Description: Atomic and molecular physics of supernovae is discussed with an emphasis on the importance of detailed treatments of the critical atomic and molecular processes with the best available atomic and molecular data. The observations of molecules in SN 1987A are interpreted through a combination of spectral and chemical modelings, leading to strong constraints on the mixing and nucleosynthesis of the supernova. The non-equilibrium chemistry is used to argue that carbon dust can form in the oxygen-rich clumps where the efficient molecular cooling makes the nucleation of dust grains possible. For Type Ia supernovae, the analyses of their nebular spectra lead to strong constraints on the supernova explosion models.
Date: December 1, 1997
Creator: Liu, W.
Partner: UNT Libraries Government Documents Department

Spectra of rare earth ions and hydrogen molecules. Final report, November 1, 1952--October 31, 1971

Description: Research on the experimental spectrum analysis of the isotopic hydrogen molecules, experimental level analysis of rare earth ions in crystals, and the development of the theory of atomic structure of complex atoms is summarized. This research covers the spectra of molecular hydrogen and its isotopes, rare earth crystal spectra, theoretical spectroscopy, and rare earth and uranium free ion spectra. A list of publications is included. (JFP)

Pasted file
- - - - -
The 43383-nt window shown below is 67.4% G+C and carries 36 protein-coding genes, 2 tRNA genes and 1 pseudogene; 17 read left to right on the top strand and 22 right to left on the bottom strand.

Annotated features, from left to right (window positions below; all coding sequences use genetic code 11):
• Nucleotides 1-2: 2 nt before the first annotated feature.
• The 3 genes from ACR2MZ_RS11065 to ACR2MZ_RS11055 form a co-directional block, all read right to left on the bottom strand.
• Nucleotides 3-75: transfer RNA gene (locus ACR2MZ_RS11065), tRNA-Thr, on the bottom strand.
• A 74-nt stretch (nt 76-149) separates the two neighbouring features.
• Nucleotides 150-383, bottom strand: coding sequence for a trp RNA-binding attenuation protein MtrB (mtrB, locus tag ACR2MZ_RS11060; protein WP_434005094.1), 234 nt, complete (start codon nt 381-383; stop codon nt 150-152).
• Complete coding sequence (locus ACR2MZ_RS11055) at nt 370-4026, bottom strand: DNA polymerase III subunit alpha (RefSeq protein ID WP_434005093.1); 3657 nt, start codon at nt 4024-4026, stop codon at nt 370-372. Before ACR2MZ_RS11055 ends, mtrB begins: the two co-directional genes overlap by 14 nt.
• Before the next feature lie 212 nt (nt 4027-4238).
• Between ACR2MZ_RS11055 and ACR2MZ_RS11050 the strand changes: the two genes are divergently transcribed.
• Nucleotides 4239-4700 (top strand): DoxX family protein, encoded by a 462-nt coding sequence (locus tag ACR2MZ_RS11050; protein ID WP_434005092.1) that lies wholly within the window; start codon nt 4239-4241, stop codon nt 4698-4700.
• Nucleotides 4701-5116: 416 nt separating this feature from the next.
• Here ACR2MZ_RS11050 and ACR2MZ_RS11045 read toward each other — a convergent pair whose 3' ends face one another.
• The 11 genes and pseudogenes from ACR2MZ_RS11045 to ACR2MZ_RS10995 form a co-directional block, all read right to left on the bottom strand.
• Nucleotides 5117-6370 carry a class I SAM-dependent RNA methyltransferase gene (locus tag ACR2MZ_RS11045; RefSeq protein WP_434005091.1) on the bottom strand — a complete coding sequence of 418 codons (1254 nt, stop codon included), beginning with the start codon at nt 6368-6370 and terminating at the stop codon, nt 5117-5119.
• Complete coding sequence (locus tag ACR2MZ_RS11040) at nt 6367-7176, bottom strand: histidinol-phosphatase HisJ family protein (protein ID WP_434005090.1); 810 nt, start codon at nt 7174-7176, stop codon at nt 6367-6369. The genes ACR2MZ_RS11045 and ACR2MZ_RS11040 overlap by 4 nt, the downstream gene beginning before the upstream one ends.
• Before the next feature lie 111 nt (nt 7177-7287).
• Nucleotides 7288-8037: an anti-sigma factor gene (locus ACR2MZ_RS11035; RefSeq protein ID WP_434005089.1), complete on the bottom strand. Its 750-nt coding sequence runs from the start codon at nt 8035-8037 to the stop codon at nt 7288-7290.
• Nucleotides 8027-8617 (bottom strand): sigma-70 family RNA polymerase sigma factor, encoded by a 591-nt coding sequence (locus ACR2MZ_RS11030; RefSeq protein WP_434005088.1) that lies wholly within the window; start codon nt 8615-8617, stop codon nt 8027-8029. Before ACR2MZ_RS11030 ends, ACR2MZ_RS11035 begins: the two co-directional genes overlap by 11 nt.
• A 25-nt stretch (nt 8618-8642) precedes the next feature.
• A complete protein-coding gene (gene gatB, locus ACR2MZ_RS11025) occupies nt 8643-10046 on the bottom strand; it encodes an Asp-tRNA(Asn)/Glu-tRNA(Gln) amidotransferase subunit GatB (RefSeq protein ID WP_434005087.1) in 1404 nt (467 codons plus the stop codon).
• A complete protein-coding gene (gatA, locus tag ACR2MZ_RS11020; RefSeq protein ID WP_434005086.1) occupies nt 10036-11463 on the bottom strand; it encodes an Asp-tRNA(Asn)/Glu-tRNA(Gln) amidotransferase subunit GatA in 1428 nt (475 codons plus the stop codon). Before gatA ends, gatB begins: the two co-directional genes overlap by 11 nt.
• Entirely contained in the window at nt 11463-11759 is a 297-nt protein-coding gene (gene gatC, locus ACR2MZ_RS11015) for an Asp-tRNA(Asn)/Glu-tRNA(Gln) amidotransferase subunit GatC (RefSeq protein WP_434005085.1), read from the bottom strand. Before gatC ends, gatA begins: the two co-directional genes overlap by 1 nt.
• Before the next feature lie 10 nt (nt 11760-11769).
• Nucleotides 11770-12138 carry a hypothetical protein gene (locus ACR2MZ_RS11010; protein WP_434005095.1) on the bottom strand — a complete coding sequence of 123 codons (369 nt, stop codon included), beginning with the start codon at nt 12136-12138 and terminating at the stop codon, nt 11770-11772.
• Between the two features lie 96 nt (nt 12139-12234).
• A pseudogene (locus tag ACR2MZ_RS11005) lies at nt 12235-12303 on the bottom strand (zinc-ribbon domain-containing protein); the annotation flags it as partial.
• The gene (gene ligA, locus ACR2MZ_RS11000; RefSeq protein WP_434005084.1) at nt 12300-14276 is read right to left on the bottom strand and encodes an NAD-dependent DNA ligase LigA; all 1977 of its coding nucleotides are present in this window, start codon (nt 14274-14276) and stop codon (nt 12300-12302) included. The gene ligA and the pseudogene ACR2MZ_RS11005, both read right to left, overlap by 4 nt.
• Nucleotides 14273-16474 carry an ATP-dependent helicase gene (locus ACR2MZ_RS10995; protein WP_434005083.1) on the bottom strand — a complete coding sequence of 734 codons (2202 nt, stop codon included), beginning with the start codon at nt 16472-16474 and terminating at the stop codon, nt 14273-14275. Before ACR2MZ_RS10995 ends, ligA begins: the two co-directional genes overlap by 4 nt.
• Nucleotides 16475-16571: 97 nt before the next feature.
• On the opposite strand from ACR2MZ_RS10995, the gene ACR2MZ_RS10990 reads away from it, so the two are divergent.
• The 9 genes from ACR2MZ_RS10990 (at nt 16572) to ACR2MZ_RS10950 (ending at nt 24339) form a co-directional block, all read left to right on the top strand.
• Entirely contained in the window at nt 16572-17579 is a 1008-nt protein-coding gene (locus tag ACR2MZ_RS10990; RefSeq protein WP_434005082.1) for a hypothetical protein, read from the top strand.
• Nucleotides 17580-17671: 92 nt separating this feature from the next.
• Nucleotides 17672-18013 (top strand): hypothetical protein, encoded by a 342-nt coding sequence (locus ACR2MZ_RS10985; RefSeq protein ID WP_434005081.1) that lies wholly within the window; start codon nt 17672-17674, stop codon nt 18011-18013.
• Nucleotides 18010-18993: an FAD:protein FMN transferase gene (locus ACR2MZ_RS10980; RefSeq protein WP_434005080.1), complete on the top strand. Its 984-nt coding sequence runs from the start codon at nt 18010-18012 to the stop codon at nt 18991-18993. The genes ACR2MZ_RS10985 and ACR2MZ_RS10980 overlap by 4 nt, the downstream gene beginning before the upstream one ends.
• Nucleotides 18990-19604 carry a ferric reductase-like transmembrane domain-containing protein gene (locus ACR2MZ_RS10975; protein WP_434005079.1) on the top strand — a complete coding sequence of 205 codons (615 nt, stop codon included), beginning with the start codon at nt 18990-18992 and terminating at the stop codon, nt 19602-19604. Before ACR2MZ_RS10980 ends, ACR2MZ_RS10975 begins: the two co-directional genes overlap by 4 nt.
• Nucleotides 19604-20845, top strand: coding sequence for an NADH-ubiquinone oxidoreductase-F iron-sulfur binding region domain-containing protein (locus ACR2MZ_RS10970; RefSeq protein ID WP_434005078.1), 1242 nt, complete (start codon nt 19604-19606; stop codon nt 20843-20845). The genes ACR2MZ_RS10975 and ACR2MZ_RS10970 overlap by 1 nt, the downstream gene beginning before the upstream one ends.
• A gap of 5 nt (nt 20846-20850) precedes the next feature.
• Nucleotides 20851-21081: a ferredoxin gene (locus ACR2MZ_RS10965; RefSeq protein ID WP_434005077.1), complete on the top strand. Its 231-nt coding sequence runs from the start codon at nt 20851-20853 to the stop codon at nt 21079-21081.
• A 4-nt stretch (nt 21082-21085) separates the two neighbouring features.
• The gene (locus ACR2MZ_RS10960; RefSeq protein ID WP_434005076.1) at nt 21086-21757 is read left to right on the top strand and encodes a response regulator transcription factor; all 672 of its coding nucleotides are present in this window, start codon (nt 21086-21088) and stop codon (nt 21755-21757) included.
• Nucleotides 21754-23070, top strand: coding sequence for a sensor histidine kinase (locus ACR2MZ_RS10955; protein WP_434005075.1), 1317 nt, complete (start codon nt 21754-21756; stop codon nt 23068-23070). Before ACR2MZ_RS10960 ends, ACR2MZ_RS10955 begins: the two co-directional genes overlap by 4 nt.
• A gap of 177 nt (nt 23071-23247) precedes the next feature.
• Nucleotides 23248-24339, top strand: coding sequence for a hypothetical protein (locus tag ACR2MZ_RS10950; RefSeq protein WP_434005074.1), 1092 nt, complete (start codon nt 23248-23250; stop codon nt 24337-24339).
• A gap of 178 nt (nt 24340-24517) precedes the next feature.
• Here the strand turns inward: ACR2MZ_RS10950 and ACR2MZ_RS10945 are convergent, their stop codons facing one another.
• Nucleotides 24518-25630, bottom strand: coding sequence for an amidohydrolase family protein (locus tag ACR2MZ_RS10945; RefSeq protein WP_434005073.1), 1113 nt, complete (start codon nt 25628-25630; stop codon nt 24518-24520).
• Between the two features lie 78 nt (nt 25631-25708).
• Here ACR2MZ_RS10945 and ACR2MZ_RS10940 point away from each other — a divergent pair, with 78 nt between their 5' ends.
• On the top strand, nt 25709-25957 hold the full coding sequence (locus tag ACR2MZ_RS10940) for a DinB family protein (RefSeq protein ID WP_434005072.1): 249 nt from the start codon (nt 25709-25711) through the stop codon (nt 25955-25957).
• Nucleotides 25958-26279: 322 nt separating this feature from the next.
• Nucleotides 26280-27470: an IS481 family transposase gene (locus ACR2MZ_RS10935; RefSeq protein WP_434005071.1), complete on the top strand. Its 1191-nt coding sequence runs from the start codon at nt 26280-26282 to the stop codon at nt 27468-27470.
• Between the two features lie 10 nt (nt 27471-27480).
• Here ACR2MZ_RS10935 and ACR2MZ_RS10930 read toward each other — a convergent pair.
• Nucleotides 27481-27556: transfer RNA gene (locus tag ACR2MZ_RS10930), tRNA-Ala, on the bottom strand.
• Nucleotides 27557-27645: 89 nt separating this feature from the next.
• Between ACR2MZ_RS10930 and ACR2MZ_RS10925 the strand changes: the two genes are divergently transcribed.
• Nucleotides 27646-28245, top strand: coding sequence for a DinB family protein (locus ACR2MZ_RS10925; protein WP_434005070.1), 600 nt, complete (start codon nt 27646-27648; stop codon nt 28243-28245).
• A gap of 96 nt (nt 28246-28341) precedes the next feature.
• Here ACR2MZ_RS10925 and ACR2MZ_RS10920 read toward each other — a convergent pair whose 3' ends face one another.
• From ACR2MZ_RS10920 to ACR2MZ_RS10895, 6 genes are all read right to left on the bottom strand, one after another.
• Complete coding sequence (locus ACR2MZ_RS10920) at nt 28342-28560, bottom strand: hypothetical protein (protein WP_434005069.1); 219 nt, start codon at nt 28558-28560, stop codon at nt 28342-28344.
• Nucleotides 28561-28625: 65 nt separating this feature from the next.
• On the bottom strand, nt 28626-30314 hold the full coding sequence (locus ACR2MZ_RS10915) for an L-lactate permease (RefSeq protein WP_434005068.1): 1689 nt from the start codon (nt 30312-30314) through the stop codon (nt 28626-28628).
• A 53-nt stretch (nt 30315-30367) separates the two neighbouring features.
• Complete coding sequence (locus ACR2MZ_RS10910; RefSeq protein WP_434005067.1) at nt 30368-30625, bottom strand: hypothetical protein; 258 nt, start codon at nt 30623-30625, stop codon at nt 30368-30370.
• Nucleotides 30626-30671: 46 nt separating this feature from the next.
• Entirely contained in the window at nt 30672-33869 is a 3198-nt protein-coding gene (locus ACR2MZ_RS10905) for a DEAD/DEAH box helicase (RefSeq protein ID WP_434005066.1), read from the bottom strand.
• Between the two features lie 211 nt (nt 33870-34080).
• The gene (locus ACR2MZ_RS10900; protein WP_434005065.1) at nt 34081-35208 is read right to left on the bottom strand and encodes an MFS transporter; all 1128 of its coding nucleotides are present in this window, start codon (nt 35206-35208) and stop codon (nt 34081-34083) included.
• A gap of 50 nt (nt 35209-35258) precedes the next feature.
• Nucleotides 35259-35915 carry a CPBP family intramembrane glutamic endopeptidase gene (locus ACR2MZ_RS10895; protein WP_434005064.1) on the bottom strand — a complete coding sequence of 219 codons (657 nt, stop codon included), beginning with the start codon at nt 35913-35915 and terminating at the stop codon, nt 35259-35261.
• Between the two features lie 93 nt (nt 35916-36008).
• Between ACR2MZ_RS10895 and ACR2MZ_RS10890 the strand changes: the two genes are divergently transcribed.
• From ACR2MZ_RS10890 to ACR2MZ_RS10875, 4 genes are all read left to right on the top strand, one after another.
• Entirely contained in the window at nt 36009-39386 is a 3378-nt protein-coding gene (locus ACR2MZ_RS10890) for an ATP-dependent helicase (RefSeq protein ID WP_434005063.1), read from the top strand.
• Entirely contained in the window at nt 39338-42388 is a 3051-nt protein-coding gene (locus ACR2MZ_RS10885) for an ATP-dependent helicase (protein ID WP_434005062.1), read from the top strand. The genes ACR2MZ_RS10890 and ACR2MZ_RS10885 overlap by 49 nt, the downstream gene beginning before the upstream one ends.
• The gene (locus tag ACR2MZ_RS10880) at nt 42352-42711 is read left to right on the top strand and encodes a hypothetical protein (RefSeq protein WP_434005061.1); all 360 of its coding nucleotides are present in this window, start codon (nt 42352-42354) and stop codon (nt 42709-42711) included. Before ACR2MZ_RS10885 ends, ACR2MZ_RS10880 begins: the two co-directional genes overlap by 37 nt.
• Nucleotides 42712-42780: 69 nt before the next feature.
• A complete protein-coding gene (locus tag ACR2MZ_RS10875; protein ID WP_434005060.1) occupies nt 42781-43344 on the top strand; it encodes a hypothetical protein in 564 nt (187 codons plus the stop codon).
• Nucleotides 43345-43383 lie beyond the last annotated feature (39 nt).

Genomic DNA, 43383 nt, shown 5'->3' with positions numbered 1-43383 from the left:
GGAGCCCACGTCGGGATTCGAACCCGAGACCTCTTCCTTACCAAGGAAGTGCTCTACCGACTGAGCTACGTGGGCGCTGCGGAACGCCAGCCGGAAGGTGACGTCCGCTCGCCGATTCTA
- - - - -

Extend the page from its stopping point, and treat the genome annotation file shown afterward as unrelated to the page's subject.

Date: January 1, 1971
Creator: Crosswhite, H. M.
Partner: UNT Libraries Government Documents Department

Electronic structure effects in liquid water studied by photoelectron spectroscopy and density functional theory

Description: We present valence photoelectron emission spectra of liquid water in comparison with gas-phase water, ice close to the melting point, low temperature amorphous and crystalline ice. All aggregation states have major electronic structure changes relative to the free molecule, with rehybridization and development of bonding and anti-bonding states accompanying the hydrogen bond formation. Sensitivity to the local structural order, most prominent in the shape and splitting of the occupied 3a{sub 1} orbital, is understood from the electronic structure averaging over various geometrical structures, and reflects the local nature of the orbital interaction.
Date: April 29, 2008
Creator: Nordlund, Dennis; Odelius, Michael; Bluhm, Hendrik; Ogasawara, Hirohito; Pettersson, Lars G.M. & Nilsson, Anders
Partner: UNT Libraries Government Documents Department

Comment on ?Spin crossover in (Mg,Fe)O: A M?ssbauer effect study with an alternative interpretation of x-ray emission spectroscopy data?